Lately I have been wondering why change is desired and what would happen if we didn’t change at all.

We can see that past couple years or even recent months result in events that we did not expect and they cause immense changes to environment that surrounds us. As one of the outcome of these global changes, our perception, behaviour, attitude is impacted and subjected to change as well.

But what if we pushed a ‘pause’ button and thought what would happen if we didn’t change?

Would we be more happier or less stressed? Or would it be exactly the opposite?

Is it naive to think that we could stop the change or would be willing to stop developing?

The above questions fit into the phases appearing in the Change Response Curve described for the first time by Elisabeth Kubler Ross. Although the curve initially referred to the stages of mourning, the separate periods can be considered in a broader context, which is the reaction to difficult, stressful situations, i.e. changes.

When there is a change that comes our way (especially one that is not optimal or desirable for us), we face shock and denial – suddenly the status quo changes.

Then there is frustration and anger – why should I change if everything works as it should?!

You move to the next phase – depression, in which you experience sadness because the “old, good order” has been broken and at the same time you fear what the future will look like.

However, as time passes, the acceptance of a new reality emerges, in this phase you give yourself permission and time to explore and test the new situation.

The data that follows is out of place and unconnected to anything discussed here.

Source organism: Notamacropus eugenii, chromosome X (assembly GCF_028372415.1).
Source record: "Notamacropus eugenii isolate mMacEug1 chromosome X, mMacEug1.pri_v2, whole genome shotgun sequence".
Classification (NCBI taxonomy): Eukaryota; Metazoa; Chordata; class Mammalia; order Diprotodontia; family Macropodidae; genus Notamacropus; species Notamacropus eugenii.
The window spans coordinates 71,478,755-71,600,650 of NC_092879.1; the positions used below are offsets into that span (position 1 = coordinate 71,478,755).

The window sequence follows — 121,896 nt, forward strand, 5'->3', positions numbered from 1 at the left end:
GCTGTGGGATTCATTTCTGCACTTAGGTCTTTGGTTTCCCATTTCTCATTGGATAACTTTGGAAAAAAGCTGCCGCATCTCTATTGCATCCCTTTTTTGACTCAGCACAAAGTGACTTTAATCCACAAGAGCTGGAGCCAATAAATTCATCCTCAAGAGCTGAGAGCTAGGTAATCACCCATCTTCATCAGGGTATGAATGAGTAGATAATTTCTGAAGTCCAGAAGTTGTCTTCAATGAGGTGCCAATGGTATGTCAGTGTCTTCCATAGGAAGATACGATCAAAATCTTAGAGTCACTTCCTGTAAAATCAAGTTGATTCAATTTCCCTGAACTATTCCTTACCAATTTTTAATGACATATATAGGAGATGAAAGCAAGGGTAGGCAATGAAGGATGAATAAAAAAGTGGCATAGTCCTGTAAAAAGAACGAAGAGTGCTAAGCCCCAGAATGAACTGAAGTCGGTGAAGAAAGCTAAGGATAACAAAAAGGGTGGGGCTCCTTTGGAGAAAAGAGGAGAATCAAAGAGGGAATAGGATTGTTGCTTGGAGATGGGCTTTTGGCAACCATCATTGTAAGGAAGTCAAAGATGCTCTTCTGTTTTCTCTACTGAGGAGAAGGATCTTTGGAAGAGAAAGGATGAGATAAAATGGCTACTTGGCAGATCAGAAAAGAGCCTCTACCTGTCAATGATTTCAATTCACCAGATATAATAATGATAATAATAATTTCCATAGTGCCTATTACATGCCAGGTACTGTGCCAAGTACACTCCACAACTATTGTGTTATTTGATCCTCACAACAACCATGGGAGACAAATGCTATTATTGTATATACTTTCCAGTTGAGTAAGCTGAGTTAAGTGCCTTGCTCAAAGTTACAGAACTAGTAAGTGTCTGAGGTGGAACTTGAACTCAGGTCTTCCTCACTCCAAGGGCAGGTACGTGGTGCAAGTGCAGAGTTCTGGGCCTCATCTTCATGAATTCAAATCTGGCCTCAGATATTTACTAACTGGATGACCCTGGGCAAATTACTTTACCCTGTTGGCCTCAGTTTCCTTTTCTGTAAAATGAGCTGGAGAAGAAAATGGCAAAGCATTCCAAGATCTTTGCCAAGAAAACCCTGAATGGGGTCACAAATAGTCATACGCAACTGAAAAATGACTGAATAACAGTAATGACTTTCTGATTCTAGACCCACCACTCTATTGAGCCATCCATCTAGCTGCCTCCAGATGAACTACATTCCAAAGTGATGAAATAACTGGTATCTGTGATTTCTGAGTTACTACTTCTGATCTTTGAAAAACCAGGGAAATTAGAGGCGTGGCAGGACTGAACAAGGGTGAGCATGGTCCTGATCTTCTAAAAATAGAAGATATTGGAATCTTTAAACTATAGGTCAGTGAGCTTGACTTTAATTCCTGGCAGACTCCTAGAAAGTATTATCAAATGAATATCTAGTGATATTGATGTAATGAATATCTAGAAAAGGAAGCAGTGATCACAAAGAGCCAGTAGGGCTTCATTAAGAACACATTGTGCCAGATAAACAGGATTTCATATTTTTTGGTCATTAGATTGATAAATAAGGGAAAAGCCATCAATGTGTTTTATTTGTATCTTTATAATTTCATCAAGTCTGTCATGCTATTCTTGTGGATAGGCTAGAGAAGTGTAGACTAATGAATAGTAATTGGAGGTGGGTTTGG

When you notice the value of the change you have made, you are able to go through the phases that relate to making decisions and acting in a new, changed reality.

How do you see the changes, even though they may be desirable (e.g. from the point of view of the organization, team) generate a spectrum of different behaviors and emotions, how can you deal with them?

First of all, open, transparent communication – sharing information allows to understand why changes are introduced, what changes are introduced and what are their consequences. This is the primary care of employees’ concerns. Support your employees, observe and listen to what they have to say in response to the change. Do not ignore their objections, thanks to which you can build trust and strengthen open communication. Inspire your employees with the way to achieve the goal, with the successes that you have achieved together on this path. Training and coaching are an inseparable element of the change so that employees find themselves in the target situation. Share information about successes achieved and lessons learned from failures. Thanks to this, you create a safe space for other employees who want to share their experience, which in turn affects the integration of the desired change.

What are your experiences in the context of changes? What helps you go through the stage of changes and what is blocking you?

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